The initial responses to each questionnaire item were tabulated and recorded on an Excel sheet. Descriptive statistics were then provided by entering the data into the statistical package for the social sciences (SPSS). Responses to each question were then scrutinised via cross-tabulations (chi-square and t test) to allow for a more qualitative interpretation of the respondents' reasons for selecting People's Primary school for their children's schooling. Tables were generated to give a clear overall picture.
As Table 2 shows, while 94.4% of respondents indicated their status as parents, three times as many mothers as fathers completed the questionnaire (68.2%mother; 26.2% father). There is no way to determine if parents collaborated in providing the answers. Guardians or grandparents constituted 5.6% of the respondents. Official school records and informal discussions with teachers suggested that there were no child-headed households.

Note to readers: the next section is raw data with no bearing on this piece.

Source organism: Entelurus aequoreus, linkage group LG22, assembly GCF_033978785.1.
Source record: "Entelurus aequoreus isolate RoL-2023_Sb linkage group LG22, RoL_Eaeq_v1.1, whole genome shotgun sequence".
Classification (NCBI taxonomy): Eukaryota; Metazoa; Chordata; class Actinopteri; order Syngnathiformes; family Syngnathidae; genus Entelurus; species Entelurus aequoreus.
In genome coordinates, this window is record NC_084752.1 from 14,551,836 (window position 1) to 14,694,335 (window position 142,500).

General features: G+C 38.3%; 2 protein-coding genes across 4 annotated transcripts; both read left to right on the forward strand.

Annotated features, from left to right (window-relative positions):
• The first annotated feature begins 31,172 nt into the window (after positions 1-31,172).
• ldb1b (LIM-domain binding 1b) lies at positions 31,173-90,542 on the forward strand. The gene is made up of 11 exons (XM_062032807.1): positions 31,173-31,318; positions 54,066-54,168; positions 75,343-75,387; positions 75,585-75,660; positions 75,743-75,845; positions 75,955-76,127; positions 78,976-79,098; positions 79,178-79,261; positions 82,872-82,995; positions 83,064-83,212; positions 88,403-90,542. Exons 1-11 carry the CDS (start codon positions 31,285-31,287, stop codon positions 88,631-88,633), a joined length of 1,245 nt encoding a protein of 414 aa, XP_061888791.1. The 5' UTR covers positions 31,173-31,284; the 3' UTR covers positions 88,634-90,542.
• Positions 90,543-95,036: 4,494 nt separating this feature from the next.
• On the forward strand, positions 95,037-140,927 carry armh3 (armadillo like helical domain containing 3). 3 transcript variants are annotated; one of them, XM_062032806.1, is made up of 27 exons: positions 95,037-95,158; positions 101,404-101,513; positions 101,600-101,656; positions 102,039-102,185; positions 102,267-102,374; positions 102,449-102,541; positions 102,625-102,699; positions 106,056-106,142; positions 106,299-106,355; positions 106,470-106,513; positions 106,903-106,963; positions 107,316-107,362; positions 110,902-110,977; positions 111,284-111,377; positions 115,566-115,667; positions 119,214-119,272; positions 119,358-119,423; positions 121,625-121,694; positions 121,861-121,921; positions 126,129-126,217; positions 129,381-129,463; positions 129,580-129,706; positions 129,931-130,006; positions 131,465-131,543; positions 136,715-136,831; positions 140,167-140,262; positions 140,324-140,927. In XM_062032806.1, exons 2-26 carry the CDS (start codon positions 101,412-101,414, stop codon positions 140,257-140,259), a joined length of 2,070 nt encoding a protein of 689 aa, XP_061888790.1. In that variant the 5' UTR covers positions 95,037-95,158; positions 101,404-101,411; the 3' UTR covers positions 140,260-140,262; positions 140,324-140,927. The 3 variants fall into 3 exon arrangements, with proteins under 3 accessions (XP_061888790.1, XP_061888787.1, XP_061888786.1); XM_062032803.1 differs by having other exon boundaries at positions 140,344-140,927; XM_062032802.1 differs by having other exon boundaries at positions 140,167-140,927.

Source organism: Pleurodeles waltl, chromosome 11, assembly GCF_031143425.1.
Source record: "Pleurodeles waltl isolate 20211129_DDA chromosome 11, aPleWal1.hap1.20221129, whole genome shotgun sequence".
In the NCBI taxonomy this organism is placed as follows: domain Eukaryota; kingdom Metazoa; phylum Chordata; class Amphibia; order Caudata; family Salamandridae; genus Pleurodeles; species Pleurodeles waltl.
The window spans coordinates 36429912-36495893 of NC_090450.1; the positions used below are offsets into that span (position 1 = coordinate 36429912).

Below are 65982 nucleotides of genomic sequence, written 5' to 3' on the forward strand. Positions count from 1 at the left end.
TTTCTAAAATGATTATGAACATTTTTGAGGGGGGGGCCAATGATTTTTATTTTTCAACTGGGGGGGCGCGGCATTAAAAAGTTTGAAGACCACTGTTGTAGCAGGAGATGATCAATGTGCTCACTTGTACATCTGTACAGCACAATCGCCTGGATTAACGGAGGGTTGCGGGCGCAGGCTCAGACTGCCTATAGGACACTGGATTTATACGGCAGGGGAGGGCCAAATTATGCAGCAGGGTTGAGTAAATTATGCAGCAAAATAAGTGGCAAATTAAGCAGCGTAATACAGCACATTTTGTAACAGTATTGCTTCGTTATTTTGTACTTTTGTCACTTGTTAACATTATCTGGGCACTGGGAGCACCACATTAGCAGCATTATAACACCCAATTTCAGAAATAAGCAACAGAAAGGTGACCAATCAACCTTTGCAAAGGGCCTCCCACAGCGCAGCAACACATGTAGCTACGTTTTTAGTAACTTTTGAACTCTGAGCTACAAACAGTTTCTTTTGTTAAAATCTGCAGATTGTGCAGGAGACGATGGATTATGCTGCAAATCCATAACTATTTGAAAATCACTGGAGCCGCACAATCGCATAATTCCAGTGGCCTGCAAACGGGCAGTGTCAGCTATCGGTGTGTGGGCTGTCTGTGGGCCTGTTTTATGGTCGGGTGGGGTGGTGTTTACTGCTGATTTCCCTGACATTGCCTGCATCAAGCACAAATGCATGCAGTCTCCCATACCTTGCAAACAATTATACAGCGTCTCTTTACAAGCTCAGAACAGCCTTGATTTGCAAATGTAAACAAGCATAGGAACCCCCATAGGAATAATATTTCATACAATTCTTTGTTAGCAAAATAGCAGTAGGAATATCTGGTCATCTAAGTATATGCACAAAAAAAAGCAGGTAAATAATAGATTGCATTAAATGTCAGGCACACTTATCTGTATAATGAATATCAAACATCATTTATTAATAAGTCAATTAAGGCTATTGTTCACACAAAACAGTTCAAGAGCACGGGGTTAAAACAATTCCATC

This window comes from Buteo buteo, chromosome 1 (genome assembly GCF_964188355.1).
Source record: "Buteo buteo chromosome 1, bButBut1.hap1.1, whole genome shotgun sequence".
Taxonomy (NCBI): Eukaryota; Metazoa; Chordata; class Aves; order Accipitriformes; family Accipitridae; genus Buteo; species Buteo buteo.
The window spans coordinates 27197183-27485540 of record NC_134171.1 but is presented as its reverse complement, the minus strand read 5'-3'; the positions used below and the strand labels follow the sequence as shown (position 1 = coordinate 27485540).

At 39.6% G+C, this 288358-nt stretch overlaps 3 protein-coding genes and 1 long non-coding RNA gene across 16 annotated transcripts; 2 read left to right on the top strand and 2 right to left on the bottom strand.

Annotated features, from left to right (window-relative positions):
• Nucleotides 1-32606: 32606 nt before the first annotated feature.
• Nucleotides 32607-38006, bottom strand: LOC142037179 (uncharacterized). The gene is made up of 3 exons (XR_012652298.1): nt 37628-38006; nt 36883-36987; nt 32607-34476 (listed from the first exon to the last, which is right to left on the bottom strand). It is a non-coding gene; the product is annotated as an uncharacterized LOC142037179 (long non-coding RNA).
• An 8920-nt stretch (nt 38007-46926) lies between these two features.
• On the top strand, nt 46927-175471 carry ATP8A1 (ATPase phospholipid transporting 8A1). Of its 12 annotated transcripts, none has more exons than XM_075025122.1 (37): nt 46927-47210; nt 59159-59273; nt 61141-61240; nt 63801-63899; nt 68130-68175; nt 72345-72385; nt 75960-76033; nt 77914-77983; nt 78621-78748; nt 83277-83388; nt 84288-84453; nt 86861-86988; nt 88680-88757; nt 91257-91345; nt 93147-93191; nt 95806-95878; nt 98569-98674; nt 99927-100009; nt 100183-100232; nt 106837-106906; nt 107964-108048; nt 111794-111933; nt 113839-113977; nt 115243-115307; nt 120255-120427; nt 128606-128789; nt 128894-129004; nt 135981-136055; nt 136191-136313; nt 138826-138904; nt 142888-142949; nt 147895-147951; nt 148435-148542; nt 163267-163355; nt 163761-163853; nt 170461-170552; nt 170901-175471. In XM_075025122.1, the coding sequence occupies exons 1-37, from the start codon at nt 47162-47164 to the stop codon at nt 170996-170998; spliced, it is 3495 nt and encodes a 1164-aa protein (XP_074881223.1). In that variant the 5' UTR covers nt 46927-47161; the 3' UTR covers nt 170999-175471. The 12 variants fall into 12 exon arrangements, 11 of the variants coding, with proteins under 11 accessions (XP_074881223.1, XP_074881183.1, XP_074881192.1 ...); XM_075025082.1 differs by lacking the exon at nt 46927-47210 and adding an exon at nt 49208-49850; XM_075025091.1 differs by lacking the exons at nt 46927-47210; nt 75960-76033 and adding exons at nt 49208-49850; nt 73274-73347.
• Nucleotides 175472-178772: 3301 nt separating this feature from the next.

The majority of parent/caregivers (60.9%) were between the ages of 31 and 40, however, the parents of Grade 1 learners were younger than the parents of Grades 2 and 3 learners; 26% of Grade 1 learners' parents were between the ages of 20-30 while 16.5% and 15.5% of Grades 2 and 3 parents were in this age group. Sixty-five percent of parents/caregivers reported having a Grade 12 qualification. When broken down by grade level, 84.4% of Grade 1 caregivers have matriculated while 56.4% of the Grade 3 caregivers have matric qualifications, pointing to the possibility that the younger parents in this survey are better educated than the older parents. Only 2.5% of parent/caregivers indicated having formal schooling up to Grade 1-3 while 24% of respondents report post-secondary training or education. In terms of employment, 16.6% of respondents are engaged in clerical work, 13.4% do managerial work, while 37.6% claim professional status. Another 13.1% did not specify type of work.4